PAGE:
Settlers to Prince Edward County
A historical examination of who they were and why they came [*]
Page 2 - Kente Mission
Two priests travelled to Prince Edward County in order to set up a Sulpician mission among the Iroquois at the Cayuga village of Kente in 1668. The exact whereabouts of Kente are unknown, though archaeological evidence suggests it was just off the shore of Consecon Lake. Abbé Trouvé and Abbé Fénelon were sent by Bishop Laval from their home in Montreal to establish the Kente mission. The Cayuga wanted protection from the French. The Cayuga were part of the Iroquois Five Nations  who were enemies of the French. But the Cayuga had never warred with the French and were afraid of being attacked if they did not ally themselves with the French. It was an easy journey for their Native guides, but the two priests were not used to such physically taxing activity.
They canoed through dangerous rapids and portaged through the deep woods. Trouvé and Fénelon were weary after just one day of travelling, but continued for twenty-five more in their fatigued condition. It was winter when the Abbés arrived. They built a small hut that was divided into a chapel and living quarters, which they withstood the entire brutal season in. For all their hard work and uncomfortable living, the Abbés’ Sulpician mission was largely unsuccessful, because "it cost a great deal to maintain and produced very little in return. In 1674, the Kente mission lost the faith of Governor Frontenac, who complained that it failed to assimilate Natives. There was also ongoing animosity between the Fathers in Montreal and the missionaries at Kente. Neither party could agree on the correct way to run the mission. The Sulpician mission may not have been disciplined enough as a whole. Sulpicians are not forced to take vows of poverty or obedience. Therefore the missionaries’ dedication to their religion might not have been strong enough to continue the mission. Natives had begun to leave the area in search of better hunting by 1680, and Abbés Trouvé and Fénelon deserted the mission they had worked so hard to build in the same year.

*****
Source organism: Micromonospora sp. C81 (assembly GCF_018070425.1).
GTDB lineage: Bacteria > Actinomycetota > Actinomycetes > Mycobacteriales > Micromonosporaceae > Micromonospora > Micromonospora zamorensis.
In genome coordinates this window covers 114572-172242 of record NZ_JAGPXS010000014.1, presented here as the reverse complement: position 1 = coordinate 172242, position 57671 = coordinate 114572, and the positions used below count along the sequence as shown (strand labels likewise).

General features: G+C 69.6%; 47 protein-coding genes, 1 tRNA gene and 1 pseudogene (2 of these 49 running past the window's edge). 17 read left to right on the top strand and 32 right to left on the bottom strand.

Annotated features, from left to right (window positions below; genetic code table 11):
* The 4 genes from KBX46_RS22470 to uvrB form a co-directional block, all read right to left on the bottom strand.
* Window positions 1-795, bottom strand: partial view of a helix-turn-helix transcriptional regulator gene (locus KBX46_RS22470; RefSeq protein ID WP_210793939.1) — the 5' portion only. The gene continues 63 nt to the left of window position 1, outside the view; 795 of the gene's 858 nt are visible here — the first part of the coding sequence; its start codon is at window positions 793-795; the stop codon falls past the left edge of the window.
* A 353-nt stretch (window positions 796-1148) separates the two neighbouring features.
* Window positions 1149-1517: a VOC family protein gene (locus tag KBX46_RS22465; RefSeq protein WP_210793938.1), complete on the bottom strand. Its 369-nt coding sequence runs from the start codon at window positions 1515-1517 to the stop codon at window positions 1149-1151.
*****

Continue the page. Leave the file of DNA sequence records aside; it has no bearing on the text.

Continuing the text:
1 [back] - The Five Nations, or Haudenosaunee, represented the Mohawk, Onondaga, Oneida, Cayuga, and Seneca. In 1722, they accepted the Iroquoian-speaking Tuscarora people into their confederacy and thus became the Six Nations.
* [back] - This project was developed by Isabel Slone (one of the Society's 2007 "summer students") and was in part funded with a grant from Young Canada Works, in part with a grant from the Municipality of the County of Prince Edward, and in part with this Society's research funds.